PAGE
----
Nadirs (European Women Writers)

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Small Presses and Nobel Prize Glory

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It’s becoming a tradition of sorts, the Nobel jury gives the Prize to an author virtually unknown in the United States, and newspaper columnists grumble while small and university presses bask in a moment of publishing glory.

Nobody outside a few square miles in New York cares that this year’s Pulitzer or Booker winner was put out by Random House or HarperCollins, but even to the casual observer of the literary scene, there’s something refreshing (and, for some, aggravating) about seeing yet another Nobel winner with only the faintest, most haphazard publishing footprint. The Nobel Prize, probably half the time, shines a huge spotlight some pretty obscure books.

For small and university presses, the Prize is a rare moment of popular notice. Daniel E. Pritchard who works for David R. Godine, Publisher in Boston wrote as much a year ago reacting to J.M.G. Le Cl├ęzio’s Nobel win, “Nobel Prizes are usually the playground for big boys. They were noticeably absent from this one, leaving all the fame and street-cred for small independents.” Godine published Le Cl├ęzio’s The Prospector.

The University of Nebraska Press also published Le Cl├ęzio, with two books in print when the Nobel was announced last year: The Round and Other Cold Hard Facts and Onitsha. According to the press’ publicity manager Cara Pesek, Nebraska sold just “a handful” of copies of both titles in 2007, but “since the prize was announced last year, those two titles have accounted for more than $100,000 in incremental sales.”

With Herta M├╝ller’s win, Nebraska has now struck Nobel gold two years in a row. Pesek said that the day after the Nobel was announced, the press had 3,000 backorders for M├╝ller’s book Nadirs.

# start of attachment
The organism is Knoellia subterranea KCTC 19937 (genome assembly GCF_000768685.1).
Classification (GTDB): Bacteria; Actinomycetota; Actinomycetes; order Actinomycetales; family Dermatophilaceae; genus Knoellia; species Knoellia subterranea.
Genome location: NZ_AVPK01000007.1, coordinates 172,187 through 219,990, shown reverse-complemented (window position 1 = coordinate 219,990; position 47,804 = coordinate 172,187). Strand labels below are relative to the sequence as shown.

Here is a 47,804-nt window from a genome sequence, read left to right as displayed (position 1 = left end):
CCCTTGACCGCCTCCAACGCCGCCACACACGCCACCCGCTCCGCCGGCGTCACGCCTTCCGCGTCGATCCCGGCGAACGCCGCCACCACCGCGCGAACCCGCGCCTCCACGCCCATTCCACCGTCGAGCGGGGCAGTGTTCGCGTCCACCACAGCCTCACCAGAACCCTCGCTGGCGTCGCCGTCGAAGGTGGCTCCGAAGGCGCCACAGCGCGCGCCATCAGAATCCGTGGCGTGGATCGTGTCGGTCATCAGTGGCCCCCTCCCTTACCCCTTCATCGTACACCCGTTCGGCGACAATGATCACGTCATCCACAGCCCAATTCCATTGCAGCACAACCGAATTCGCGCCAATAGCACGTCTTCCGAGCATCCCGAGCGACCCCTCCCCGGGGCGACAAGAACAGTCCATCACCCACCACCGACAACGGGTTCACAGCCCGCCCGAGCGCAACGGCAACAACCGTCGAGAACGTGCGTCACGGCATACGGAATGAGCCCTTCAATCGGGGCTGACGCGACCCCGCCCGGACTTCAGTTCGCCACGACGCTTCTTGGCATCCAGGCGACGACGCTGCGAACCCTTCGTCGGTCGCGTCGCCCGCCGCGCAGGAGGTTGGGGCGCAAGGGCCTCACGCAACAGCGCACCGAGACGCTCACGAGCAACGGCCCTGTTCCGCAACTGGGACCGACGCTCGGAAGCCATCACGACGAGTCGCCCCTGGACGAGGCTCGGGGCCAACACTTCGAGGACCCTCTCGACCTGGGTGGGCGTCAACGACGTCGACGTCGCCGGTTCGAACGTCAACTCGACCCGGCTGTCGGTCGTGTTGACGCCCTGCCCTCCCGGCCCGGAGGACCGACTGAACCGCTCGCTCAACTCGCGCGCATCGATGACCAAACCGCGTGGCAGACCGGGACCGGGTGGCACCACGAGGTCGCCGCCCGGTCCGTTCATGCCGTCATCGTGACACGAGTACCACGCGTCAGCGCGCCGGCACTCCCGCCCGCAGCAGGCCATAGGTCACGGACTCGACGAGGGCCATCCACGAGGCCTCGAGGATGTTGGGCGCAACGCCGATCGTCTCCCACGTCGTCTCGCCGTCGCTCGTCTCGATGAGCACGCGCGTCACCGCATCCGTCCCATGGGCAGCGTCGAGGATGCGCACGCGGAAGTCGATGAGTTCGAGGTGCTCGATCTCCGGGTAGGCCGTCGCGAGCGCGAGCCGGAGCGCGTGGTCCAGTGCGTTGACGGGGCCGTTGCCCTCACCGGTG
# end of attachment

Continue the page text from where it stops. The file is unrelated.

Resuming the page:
The director of University of Nebraska Press, Donna Shear, tempered the excitement somewhat, saying that the Nobel turns a book into “a steady backlist seller” as it finds its way onto University reading lists. But she added that a side-effect of the Nobel jury’s idiosyncrasies is that the Prize becomes “a validation of the efforts of University presses.”

The Euro-centric Nobel also injects some commercial viability into the typically limited world of literature in translation. After winning the Nobel in 2002, Hungarian writer Imre Kert├ęsz went from university presses to Knopf and Vintage. Meanwhile, plans are already underway to bring M├╝ller to a wider audience. Shear said Nebraska put in a bid for M├╝ller’s latest, Atemschaukel, recently shortlisted for the German Book Prize, but it’s expected that the book will land with one of the big publishing houses.

We expect our book prizes to confirm that a book or author’s commercial success and positive reviews are well-deserved. Sometimes the Nobel plays this role – a validator of critical opinion – but, for the American audience, it often does something different. And this is where the grumbling comes in. We don’t like to be told that an author we’ve never heard of is one of the greatest ever. But in cases like M├╝ller and Kert├ęsz and Le Cl├ęzio, the Nobel serves as a reminder that in certain corners of the publishing industry, there are presses shepherding the work of these writers into print and keeping it available until such time as the rest of us are able to take notice.

Herta M├╝ller Wins the Nobel Prize for Literature

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The Nobel Prize for Literature has been awarded to the 56-year-old German writer Herta M├╝ller. M├╝ller is the author of 19 books. Not all of them have been translated into English and only a handful are anywhere close to being in print. The Prize committee said M├╝ller, “with the concentration of poetry and the frankness of prose, depicts the landscape of the dispossessed.” M├╝ller was born in Romanian and emigrated to Germany in 1987. Her first books were published only in censored versions in Romania. The Nobel’s “bio-bibliography” has more.

It’s not easy at present to get a hold of a book by M├╝ller in the U.S., but doubtless her works that have been translated into English will come back into print quickly. The Appointment was published by Metropolitan books and The Passport by Serpents Tail. Nadirs was brought out by the University of Nebraska Press, and Northwestern University Press put out The Land of Green Plums and Traveling on One Leg. The latter two are technically in print right now though I wouldn’t expect hardly any bookstore to actually have them on the shelves.

Kudos to The Complete Review for calling the Prize for M├╝ller in advance. The Complete Review also has a good deal more information available about M├╝ller.

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